The committee was divided on the question of whether the proper approach was litigation under the Fourteenth Amendment, or work on behalf of the proposed Equal Rights Amendment. Murray managed to persuade the committee to write a report that did not rule out support for the ERA but emphasized litigation under the equal protection clause. A copy of the report went to the ACLU, where the staff and board leader Dorothy Kenyon identified it as a roadmap to begin combatting gender inequality.

Murray and Kenyon became a team, determined to put gender discrimination on the ACLU’s agenda. “Pauli and I, she out in front with her double discriminations, I at the rear with my years of experience behind me and the prayer that the younger ones may start out differently from us,” Kenyon later recalled.

In spite of its participation in White v. Crook, the ACLU’s equality litigation still focused almost entirely on race. Murray, Kenyon, and the very few other women on the ACLU board had an uphill fight in raising the consciousness of many of their male counterparts. In September 1970, for example, the board was set to discuss the question of whether or not to support the Equal Rights Amendment. After receiving their materials for the meeting, Kenyon and Murray sent a telegram to the entire board.

“Board materials include paper on Equal Rights Amendment written by four men law professors and (inadvertently) not one syllable from any women,” it said. “We are aghast at such gallant effrontery. Hell hath no rage greater than a woman scorned. Beware of more materials.”

Pauli Murray, speaking at the Capital, Rhode Island Women’s Day, Oct 17, 1971 (Credit: the Schlesinger Library. By permission of the Pauli Murray Foundation and the Charlotte Sheedy Literary Agency. All rights reserved.)

The ACLU had held back on endorsing the ERA, primarily at the urging of labor leaders who feared that its passage would undo the protective legislation for women that was enacted in the years before the courts were willing to accept the idea of protections for all workers. By the 1970s, however, with inclusive legislation in place around much of the country, unions were ready to join the fight for ERA. Kenyon and Murray took the victory in White, and the “Jane Crow” article, to the ACLU board. They urged a two-pronged strategy, supporting both the ERA and gender equality litigation under the equal protection clause. Just as the NAACP and ACLU had long used the clause to litigate against racial discrimination, they argued, the organization was morally obligated to do the same when women faced discrimination.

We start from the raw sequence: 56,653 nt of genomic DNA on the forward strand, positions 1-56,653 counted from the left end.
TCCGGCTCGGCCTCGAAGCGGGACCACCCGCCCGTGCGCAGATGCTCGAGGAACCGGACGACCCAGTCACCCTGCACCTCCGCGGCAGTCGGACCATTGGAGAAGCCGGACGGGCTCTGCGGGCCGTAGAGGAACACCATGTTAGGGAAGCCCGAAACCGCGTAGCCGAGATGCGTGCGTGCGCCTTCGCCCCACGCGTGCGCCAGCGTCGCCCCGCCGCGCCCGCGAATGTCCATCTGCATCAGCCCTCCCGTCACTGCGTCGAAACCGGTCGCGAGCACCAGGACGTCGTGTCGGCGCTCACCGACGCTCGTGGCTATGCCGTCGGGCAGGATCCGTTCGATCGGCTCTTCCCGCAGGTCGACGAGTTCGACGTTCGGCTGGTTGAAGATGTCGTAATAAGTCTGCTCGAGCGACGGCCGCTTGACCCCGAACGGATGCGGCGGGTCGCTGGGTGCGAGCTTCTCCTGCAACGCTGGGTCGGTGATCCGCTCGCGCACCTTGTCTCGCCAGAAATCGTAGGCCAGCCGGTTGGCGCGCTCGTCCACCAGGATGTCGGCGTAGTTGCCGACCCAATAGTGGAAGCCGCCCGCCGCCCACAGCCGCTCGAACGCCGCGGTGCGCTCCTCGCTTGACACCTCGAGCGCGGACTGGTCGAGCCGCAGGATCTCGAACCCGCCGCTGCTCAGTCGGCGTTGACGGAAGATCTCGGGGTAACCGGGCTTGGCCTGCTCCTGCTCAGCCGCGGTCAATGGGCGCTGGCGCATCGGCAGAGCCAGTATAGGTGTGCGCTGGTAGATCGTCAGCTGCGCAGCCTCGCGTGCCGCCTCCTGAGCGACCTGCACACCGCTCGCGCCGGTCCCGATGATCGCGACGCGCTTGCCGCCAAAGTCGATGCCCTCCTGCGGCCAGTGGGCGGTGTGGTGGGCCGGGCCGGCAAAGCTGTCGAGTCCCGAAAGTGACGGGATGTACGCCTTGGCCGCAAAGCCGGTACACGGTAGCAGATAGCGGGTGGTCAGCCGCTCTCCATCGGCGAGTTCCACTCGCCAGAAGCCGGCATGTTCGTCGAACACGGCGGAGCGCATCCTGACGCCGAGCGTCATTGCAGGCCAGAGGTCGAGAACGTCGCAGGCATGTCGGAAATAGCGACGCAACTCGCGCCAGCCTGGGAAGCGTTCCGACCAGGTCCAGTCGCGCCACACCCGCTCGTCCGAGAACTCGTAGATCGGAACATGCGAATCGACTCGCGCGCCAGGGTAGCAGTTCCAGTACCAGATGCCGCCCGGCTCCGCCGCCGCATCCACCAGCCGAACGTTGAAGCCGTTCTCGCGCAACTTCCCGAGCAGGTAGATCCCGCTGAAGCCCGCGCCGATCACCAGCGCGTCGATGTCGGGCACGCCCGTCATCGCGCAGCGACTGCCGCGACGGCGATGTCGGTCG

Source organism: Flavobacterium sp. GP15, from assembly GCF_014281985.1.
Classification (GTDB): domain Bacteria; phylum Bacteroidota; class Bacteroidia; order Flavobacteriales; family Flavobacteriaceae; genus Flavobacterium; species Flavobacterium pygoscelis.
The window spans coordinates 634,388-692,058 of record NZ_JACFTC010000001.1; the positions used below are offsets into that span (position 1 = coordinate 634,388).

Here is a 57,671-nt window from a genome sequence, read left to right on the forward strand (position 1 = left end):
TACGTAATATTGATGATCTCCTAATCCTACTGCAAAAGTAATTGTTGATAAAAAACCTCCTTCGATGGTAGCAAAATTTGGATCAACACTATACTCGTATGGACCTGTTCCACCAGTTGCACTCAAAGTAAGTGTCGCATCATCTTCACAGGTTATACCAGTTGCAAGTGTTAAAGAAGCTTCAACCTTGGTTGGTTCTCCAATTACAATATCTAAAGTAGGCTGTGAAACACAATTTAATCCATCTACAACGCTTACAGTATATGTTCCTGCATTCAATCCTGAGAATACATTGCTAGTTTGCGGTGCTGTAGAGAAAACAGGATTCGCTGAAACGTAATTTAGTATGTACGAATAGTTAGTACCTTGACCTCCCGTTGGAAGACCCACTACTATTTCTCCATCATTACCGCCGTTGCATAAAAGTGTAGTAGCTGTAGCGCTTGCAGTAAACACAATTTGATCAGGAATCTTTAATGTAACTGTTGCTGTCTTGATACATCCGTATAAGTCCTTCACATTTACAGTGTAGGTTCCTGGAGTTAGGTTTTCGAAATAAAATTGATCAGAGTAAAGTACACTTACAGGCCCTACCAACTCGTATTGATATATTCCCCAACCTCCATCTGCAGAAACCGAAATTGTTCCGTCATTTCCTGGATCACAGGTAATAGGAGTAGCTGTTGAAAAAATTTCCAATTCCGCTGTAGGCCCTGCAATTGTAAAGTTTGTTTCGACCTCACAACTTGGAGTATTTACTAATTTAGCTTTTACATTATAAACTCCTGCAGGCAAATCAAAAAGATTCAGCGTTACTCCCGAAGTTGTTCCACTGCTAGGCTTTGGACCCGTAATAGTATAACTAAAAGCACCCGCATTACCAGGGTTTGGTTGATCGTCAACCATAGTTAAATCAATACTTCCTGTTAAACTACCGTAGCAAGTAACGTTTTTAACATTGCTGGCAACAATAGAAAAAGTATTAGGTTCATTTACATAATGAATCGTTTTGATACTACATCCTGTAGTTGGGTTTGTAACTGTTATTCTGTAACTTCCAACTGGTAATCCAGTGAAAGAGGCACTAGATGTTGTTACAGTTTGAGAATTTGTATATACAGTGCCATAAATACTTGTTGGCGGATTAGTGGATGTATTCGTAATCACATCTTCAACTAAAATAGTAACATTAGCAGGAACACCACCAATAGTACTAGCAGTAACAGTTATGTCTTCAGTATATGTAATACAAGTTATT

In 1971, when Ginsburg submitted her first gender equality brief to the U.S. Supreme Court in Reed v. Reed, she put Pauli Murray and Dorothy Kenyon’s names on its cover page. Neither had actually worked on the case, but Ginsburg recognized that their delineation of the connection between race and gender, and of the way to use the equal protection clause to litigate for gender equality, were crucial steps that paved the way.

Pauli Murray remained on the board until 1974. She left when she began the studies that led to her ordination as the first African-American woman Episcopal priest. She died in 1985, at age 74.

Portrait of Rev. Pauli Murray seated at her desk, April 1977. (Credit: the Schlesinger Library, Radcliffe/Harvard)

Murray wrote and published poems throughout her adult life. Perhaps her best-known is “Dark Testament,” which includes the lines that could be her epitaph:

I speak for my race and my people -

The human race and just people.


Further Reading:

Song in a Weary Throat: Memoir of an American Pilgrimage by Pauli Murray
Jane Crow: The Life of Pauli Murray, by Rosalind Rosenberg
The Many Lives of Paul Murray” by Kathryn Schulz.


Philippa Strum is a political scientist specializing in American constitutional law and civil liberties. A longtime lay leader of the ACLU, her numerous books include "When the Nazis Came to Skokie" and "Speaking Freely," about two of the ACLU's seminal free speech cases; "Women in the Barracks," the story behind the Supreme Court's gender equality decision in the Virginia Military Institute case; and "Mendez v. Westminster," the tale of the first time a federal court declared "separate but equal" to be unequal — a case brought by Mexican-Americans and decided eight years before Brown v. Board of Education.